Learning is really just a growth in awareness.
From not knowing to knowing is part of it, but that’s really too simple because it misses all the degrees of knowing and not knowing. One can’t ever really truly understand something any more than a shrub can stay trimmed. There’s always growth or decay, changing contexts or conditions.
Understanding is the same way: it’s fluid.
Yes, this sounds silly and esoteric, but think about it. While morsels of information–math theorems, for example–may not change, the context students use them in do. Which in turn changes how we consider and use that morsel.
In fact, so little of the learning process is unchanging. Even facts–significant historical dates, labels for ethnic groups, causes and effects of cultural movements–all change endlessly, if not in form (how they’re discussed) than in meaning and connotation (what we think of them).
Design. Engineering. Religion. Media. Literacy. Human Rights. Geography. Technology. Science. All of these have changed both in form and connotation in the last decade, with changes in one (e.g., technology) changing how we think of another (e.g., design).
And so how students use this skill or understanding.
And further how we, as teachers, “teach it.”
Making Learning A Process That Honors Change
The implications of awareness reach even further than that, however.
It’s more than merely “understanding” or not, and grasping changing contexts for that understanding. It’s also about becoming more aware of one’s own degrees of not and not knowing.
This could be thought of as “depth of understanding,” a term that produced a DOK framework for measuring understanding that’s still used in many districts. Bloom’s Taxonomy or even the TeachThought Learning Taxonomy are all tools to help evaluate understanding–how well a student “gets it.”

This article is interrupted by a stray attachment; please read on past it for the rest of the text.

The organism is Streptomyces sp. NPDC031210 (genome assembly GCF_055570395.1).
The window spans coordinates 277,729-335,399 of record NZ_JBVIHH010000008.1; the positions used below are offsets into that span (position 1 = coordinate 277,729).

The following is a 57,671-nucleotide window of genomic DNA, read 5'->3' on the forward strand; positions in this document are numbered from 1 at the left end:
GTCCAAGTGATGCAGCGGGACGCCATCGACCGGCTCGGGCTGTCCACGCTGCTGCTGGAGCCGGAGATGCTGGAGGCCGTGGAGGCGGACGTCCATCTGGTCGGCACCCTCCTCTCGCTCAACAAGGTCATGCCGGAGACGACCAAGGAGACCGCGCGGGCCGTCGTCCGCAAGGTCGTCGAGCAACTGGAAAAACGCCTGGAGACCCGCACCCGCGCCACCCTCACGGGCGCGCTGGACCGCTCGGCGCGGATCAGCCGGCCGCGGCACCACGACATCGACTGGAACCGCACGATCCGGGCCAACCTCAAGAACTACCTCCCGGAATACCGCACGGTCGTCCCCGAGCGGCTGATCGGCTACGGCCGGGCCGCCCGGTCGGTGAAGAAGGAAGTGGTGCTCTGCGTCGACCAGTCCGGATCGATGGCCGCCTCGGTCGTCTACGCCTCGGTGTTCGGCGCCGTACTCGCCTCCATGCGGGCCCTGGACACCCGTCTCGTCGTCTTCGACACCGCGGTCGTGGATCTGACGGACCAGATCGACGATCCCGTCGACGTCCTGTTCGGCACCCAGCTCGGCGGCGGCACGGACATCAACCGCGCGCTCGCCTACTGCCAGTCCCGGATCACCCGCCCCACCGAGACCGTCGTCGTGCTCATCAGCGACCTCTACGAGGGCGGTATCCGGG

But learning is as much about knowing what you don’t know as it is proving what you do. An assessment can offer a guess how much–and how deeply–a student understands, but that’s all that it is–a guess based on a given assessment form, taken as a quick snapshot of student understanding at any given moment, marred by reading level, academic vocabulary, student self-efficacy, the wording of the question, or even their mood that morning.
So, takeaways for busy teachers in public schools for whom the above sounds like a bunch of time-wasting, pie-in-the-sky malarky?
12 Curriculum Planning Tips For Any Grade Level Or Content Area
- Start with the student
Learning should start with the student–their personalized learning needs, their ‘place,’ and their self-initiated application of knowledge on a daily basis. This includes what they’re curious about, what builds on their strengths, and what agitates their thinking and forces them to reconsider what they think they know.
Who has time for that? Have them do the leg work, and shift to a facilitator’s role.
- End with the student
As stated above, learning starts and ends with people and emotions, not standards and data. Somehow, some way, everything a student learns should start and end with them–their misconceptions, affections, ideas, creativity, or reflections.
- Build-in metacognition into units
Speaking of reflection, prime the pump with quick writing prompts about their own thinking. Model what metacognition looks/sounds/feels like. Have students share their thinking. Allow them to express themselves and their thinking away from the pressure of the classroom and the burden of eloquent verbal expression. Add it to rubrics.
- Use spiraling
In short, spiraling is the practice of designing curriculum which requires students to revisit content over and over again throughout their education career. This can mean their entire K-12 career, but also their freshmen year of high school, or even a single unit in a single content area.